DOI: 10.1093/bjs/znad258.063 ISSN:

352 A National Survey of National Emergency Laparotomy Audit (NELA) Leads to Identify Current Nutrition Practices and Pathways in NELA-Eligible Emergency General Surgery Patients

D Ashmore, T Wilson, V Halliday, M Lee
  • Surgery



No nutritional data are collected by the National Emergency Laparotomy Audit (NELA), despite the association of malnutrition with worse outcomes. This study aimed to describe the current practices, pathways and barriers encountered in identifying malnutrition in NELA-eligible patients.


Following piloting and validity assessment, anaesthetic and surgical NELA Leads at hospitals across England and Wales that submitted data to NELA’s 7th report were emailed a survey link. Responses were gathered using Qualtrics. Descriptive analysis and correlation with laparotomy volume and professional subtype was performed in SPSSv26. University of Sheffield ethical approval was obtained.


There were 166/289 NELA Leads and 117/167 hospitals that completed the survey (57.4% and 70.1% response rates, respectively). Respondents reported low rates of nutritional screening (39.2%) and assessment (45.8%) for malnutrition pre-operatively with no awareness of local screening tools (41.6%) despite 68% of units having a Nutrition Support Team. Contrary to guidelines, NELA Leads report albumin levels continue to be used to determine malnutrition risk (73.5%). Post-operative pathways were common (71.7%). Reported barriers to nutritional screening and assessment included a lack of time, training and education, organisational support, and responsibility. NELA Leads indicated nutrition risk is inadequately identified and is an important missing data item from NELA (71.2%). Responses were not correlated with hospital laparotomy volume or professional subtype.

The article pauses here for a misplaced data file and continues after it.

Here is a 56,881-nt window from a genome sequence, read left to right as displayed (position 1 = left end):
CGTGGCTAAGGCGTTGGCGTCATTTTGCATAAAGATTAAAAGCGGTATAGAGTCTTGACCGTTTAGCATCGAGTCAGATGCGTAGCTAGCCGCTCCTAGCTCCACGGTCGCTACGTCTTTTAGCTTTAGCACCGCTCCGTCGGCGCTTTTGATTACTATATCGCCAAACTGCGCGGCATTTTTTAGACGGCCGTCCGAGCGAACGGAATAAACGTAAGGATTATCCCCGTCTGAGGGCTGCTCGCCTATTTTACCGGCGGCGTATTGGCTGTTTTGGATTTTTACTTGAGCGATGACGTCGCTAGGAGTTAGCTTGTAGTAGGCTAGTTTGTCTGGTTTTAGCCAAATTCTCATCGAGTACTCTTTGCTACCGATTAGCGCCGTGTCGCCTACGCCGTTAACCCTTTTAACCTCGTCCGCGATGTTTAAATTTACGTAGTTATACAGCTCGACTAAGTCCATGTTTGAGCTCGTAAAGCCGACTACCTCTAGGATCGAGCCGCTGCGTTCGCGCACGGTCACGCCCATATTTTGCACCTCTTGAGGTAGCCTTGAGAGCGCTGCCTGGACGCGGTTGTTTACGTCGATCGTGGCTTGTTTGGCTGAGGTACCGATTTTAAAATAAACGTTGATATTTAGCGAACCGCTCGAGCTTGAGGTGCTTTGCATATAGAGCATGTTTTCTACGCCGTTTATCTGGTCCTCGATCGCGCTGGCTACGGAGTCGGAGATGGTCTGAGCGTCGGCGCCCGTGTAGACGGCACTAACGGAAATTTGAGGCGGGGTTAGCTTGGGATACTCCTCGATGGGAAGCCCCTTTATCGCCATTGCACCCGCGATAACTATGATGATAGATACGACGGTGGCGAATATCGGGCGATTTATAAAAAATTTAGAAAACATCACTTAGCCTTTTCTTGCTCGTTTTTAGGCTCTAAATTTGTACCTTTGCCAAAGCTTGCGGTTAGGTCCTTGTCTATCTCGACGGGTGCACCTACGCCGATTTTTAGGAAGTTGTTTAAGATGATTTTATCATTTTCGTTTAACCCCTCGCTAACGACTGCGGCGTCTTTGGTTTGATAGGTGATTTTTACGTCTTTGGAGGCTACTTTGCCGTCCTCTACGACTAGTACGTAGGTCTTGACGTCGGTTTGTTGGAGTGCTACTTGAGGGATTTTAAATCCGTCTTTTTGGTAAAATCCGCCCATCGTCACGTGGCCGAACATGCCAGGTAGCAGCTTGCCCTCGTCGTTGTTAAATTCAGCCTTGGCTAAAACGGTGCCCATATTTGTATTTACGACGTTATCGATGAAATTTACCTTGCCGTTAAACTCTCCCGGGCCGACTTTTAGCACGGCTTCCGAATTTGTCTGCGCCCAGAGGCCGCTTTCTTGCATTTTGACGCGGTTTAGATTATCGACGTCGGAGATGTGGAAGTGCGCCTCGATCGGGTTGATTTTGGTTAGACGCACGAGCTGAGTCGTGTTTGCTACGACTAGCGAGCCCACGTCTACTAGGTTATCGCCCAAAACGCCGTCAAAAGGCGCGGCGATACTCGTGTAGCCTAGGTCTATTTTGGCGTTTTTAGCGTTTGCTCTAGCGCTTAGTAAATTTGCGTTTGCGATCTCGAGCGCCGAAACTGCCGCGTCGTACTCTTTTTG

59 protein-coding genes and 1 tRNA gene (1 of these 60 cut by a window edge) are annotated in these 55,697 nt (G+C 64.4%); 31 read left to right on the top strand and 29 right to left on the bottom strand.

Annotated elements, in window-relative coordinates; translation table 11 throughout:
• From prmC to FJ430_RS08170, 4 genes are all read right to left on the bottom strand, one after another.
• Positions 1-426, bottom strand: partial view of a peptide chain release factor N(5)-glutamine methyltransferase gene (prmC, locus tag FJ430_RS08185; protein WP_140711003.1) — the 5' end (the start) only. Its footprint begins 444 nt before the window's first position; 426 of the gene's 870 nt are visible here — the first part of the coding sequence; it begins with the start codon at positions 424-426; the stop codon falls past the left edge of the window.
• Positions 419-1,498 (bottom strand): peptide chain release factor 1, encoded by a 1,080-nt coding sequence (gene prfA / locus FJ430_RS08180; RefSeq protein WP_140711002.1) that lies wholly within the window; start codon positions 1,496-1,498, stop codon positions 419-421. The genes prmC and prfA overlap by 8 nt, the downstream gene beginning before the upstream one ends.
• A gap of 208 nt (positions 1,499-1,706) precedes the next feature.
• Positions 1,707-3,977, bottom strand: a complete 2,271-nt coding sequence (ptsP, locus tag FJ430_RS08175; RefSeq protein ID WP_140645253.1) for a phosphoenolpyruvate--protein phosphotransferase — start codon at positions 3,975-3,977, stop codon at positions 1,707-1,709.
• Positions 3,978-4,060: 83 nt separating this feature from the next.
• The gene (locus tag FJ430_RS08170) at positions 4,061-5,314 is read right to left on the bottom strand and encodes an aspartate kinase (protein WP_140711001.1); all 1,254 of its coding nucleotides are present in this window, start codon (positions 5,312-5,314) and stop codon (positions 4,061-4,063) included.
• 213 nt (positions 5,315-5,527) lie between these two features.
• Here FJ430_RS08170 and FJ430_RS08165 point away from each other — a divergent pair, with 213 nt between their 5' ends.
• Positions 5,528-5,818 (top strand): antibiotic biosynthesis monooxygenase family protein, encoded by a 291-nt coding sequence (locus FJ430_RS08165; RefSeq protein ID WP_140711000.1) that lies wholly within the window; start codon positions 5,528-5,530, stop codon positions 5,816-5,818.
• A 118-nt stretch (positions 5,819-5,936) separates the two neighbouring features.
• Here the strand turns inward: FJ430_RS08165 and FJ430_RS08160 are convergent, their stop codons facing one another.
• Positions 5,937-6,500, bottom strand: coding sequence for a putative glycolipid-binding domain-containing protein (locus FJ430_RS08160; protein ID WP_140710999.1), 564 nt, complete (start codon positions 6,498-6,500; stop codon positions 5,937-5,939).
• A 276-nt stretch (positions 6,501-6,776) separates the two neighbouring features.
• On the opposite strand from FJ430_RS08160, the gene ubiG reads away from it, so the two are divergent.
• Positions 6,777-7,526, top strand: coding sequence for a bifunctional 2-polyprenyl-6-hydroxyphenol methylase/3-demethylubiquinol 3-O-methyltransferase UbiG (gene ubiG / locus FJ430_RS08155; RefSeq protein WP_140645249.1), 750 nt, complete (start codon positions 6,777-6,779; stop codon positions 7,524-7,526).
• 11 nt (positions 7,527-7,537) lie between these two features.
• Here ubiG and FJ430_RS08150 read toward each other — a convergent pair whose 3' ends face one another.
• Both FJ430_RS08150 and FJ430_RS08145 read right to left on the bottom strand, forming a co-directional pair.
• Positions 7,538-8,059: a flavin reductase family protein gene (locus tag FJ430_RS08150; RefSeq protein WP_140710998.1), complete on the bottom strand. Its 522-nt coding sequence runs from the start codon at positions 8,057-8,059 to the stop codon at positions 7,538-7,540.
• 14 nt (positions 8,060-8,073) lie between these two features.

Identifying malnutrition risk in NELA patients requires attention. Barriers are wide reaching and include a lack of time, knowledge, and ownership. Nutrition pathways that encompass the pre-operative phase and incorporation of malnutrition data in NELA may support improvements.

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